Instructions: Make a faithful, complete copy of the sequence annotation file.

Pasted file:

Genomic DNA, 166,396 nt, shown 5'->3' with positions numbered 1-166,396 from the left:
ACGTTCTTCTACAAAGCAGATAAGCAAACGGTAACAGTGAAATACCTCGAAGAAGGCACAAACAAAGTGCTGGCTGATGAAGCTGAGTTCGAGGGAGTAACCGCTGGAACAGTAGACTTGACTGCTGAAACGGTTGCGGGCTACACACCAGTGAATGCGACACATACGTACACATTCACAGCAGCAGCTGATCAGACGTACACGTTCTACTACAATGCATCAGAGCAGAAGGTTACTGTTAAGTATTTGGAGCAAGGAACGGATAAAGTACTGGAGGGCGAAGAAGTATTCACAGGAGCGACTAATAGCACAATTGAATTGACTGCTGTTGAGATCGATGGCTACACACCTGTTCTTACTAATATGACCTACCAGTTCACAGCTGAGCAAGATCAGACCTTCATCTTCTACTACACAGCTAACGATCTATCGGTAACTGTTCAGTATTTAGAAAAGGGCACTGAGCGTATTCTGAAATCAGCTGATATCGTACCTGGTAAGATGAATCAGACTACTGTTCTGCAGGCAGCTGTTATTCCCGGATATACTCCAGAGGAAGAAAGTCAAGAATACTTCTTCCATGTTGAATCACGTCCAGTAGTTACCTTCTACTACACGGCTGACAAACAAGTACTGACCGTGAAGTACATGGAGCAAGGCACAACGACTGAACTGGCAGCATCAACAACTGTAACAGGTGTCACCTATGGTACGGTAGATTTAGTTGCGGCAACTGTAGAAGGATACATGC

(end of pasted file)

Genomic DNA, 166,396 nt, shown 5'->3' with positions numbered 1-166,396 from the left:
ACGTTCTTCTACAAAGCAGATAAGCAAACGGTAACAGTGAAATACCTCGAAGAAGGCACAAACAAAGTGCTGGCTGATGAAGCTGAGTTCGAGGGAGTAACCGCTGGAACAGTAGACTTGACTGCTGAAACGGTTGCGGGCTACACACCAGTGAATGCGACACATACGTACACATTCACAGCAGCAGCTGATCAGACGTACACGTTCTACTACAATGCATCAGAGCAGAAGGTTACTGTTAAGTATTTGGAGCAAGGAACGGATAAAGTACTGGAGGGCGAAGAAGTATTCACAGGAGCGACTAATAGCACAATTGAATTGACTGCTGTTGAGATCGATGGCTACACACCTGTTCTTACTAATATGACCTACCAGTTCACAGCTGAGCAAGATCAGACCTTCATCTTCTACTACACAGCTAACGATCTATCGGTAACTGTTCAGTATTTAGAAAAGGGCACTGAGCGTATTCTGAAATCAGCTGATATCGTACCTGGTAAGATGAATCAGACTACTGTTCTGCAGGCAGCTGTTATTCCCGGATATACTCCAGAGGAAGAAAGTCAAGAATACTTCTTCCATGTTGAATCACGTCCAGTAGTTACCTTCTACTACACGGCTGACAAACAAGTACTGACCGTGAAGTACATGGAGCAAGGCACAACGACTGAACTGGCAGCATCAACAACTGTAACAGGTGTCACCTATGGTACGGTAGATTTAGTTGCGGCAACTGTAGAAGGATACATGC